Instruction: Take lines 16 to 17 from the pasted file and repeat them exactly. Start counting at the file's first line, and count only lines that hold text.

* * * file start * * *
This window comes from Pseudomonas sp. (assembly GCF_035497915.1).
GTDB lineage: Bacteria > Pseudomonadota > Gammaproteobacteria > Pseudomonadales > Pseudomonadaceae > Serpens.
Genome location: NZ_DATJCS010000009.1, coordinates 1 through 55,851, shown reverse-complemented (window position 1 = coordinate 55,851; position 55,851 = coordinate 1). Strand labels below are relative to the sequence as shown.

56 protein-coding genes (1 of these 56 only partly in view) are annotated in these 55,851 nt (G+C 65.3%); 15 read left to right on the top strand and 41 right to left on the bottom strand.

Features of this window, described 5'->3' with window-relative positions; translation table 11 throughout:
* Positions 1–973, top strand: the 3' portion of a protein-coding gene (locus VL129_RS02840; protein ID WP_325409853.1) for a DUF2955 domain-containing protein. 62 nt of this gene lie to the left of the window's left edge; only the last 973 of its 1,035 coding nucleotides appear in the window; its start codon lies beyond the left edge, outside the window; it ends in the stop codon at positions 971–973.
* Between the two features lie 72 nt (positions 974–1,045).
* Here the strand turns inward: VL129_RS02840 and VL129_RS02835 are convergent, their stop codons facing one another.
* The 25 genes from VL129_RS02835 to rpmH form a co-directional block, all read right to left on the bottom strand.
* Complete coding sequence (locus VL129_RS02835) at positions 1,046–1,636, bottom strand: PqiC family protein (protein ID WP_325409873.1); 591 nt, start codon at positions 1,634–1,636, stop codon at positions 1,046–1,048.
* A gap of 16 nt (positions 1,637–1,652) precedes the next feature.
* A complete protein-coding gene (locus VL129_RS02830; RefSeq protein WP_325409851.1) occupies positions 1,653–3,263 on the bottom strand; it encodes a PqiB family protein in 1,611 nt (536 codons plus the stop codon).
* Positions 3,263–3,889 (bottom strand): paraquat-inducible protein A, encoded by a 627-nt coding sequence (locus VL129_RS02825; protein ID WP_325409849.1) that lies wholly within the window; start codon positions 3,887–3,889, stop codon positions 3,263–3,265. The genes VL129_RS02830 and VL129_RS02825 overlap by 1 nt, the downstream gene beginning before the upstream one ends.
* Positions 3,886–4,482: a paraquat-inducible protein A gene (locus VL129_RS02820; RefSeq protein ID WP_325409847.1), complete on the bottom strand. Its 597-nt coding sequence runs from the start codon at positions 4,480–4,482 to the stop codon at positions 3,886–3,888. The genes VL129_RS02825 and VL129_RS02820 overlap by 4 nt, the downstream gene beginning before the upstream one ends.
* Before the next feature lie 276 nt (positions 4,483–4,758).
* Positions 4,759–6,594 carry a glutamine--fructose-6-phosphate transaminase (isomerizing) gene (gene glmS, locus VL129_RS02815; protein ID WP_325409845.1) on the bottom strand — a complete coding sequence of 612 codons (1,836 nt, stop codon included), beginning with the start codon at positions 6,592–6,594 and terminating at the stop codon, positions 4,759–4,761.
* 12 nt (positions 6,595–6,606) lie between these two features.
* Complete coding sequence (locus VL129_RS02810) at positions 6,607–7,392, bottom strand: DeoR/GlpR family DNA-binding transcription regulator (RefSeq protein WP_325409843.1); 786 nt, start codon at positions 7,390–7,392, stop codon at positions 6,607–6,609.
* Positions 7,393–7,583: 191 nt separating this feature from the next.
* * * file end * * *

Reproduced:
* Positions 4,759–6,594 carry a glutamine--fructose-6-phosphate transaminase (isomerizing) gene (gene glmS, locus VL129_RS02815; protein ID WP_325409845.1) on the bottom strand — a complete coding sequence of 612 codons (1,836 nt, stop codon included), beginning with the start codon at positions 6,592–6,594 and terminating at the stop codon, positions 4,759–4,761.
* 12 nt (positions 6,595–6,606) lie between these two features.